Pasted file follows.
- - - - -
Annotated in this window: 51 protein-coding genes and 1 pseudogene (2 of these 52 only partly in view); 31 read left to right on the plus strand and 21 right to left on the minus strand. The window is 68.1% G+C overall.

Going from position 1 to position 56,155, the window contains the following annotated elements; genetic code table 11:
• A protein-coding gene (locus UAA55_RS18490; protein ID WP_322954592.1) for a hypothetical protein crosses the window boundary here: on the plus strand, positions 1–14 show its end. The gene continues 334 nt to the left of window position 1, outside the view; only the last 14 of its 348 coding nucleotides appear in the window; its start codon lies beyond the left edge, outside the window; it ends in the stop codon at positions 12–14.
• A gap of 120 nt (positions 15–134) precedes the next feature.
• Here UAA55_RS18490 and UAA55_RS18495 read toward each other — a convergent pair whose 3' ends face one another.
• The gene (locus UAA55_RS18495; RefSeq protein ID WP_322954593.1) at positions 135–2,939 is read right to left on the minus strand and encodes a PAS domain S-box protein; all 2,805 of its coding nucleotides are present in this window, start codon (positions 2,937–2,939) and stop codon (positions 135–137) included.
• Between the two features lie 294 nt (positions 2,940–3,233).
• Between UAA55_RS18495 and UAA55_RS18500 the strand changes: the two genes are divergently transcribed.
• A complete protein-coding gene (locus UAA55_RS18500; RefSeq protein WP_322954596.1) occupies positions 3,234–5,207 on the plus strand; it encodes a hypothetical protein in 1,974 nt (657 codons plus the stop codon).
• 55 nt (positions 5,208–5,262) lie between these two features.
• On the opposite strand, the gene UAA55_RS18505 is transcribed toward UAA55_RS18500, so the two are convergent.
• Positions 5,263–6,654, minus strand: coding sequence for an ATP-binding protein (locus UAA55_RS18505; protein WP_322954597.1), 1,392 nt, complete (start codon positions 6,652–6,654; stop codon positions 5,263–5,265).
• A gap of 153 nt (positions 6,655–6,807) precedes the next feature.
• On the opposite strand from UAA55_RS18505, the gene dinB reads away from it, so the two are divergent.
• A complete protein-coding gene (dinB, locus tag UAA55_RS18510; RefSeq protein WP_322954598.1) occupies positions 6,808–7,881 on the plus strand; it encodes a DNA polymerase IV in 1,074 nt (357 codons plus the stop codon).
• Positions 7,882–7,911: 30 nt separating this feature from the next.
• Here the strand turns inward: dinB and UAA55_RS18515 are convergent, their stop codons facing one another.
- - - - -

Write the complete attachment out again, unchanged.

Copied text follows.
Annotated in this window: 51 protein-coding genes and 1 pseudogene (2 of these 52 only partly in view); 31 read left to right on the plus strand and 21 right to left on the minus strand. The window is 68.1% G+C overall.

Going from position 1 to position 56,155, the window contains the following annotated elements; genetic code table 11:
• A protein-coding gene (locus UAA55_RS18490; protein ID WP_322954592.1) for a hypothetical protein crosses the window boundary here: on the plus strand, positions 1–14 show its end. The gene continues 334 nt to the left of window position 1, outside the view; only the last 14 of its 348 coding nucleotides appear in the window; its start codon lies beyond the left edge, outside the window; it ends in the stop codon at positions 12–14.
• A gap of 120 nt (positions 15–134) precedes the next feature.
• Here UAA55_RS18490 and UAA55_RS18495 read toward each other — a convergent pair whose 3' ends face one another.
• The gene (locus UAA55_RS18495; RefSeq protein ID WP_322954593.1) at positions 135–2,939 is read right to left on the minus strand and encodes a PAS domain S-box protein; all 2,805 of its coding nucleotides are present in this window, start codon (positions 2,937–2,939) and stop codon (positions 135–137) included.
• Between the two features lie 294 nt (positions 2,940–3,233).
• Between UAA55_RS18495 and UAA55_RS18500 the strand changes: the two genes are divergently transcribed.
• A complete protein-coding gene (locus UAA55_RS18500; RefSeq protein WP_322954596.1) occupies positions 3,234–5,207 on the plus strand; it encodes a hypothetical protein in 1,974 nt (657 codons plus the stop codon).
• 55 nt (positions 5,208–5,262) lie between these two features.
• On the opposite strand, the gene UAA55_RS18505 is transcribed toward UAA55_RS18500, so the two are convergent.
• Positions 5,263–6,654, minus strand: coding sequence for an ATP-binding protein (locus UAA55_RS18505; protein WP_322954597.1), 1,392 nt, complete (start codon positions 6,652–6,654; stop codon positions 5,263–5,265).
• A gap of 153 nt (positions 6,655–6,807) precedes the next feature.
• On the opposite strand from UAA55_RS18505, the gene dinB reads away from it, so the two are divergent.
• A complete protein-coding gene (dinB, locus tag UAA55_RS18510; RefSeq protein WP_322954598.1) occupies positions 6,808–7,881 on the plus strand; it encodes a DNA polymerase IV in 1,074 nt (357 codons plus the stop codon).
• Positions 7,882–7,911: 30 nt separating this feature from the next.
• Here the strand turns inward: dinB and UAA55_RS18515 are convergent, their stop codons facing one another.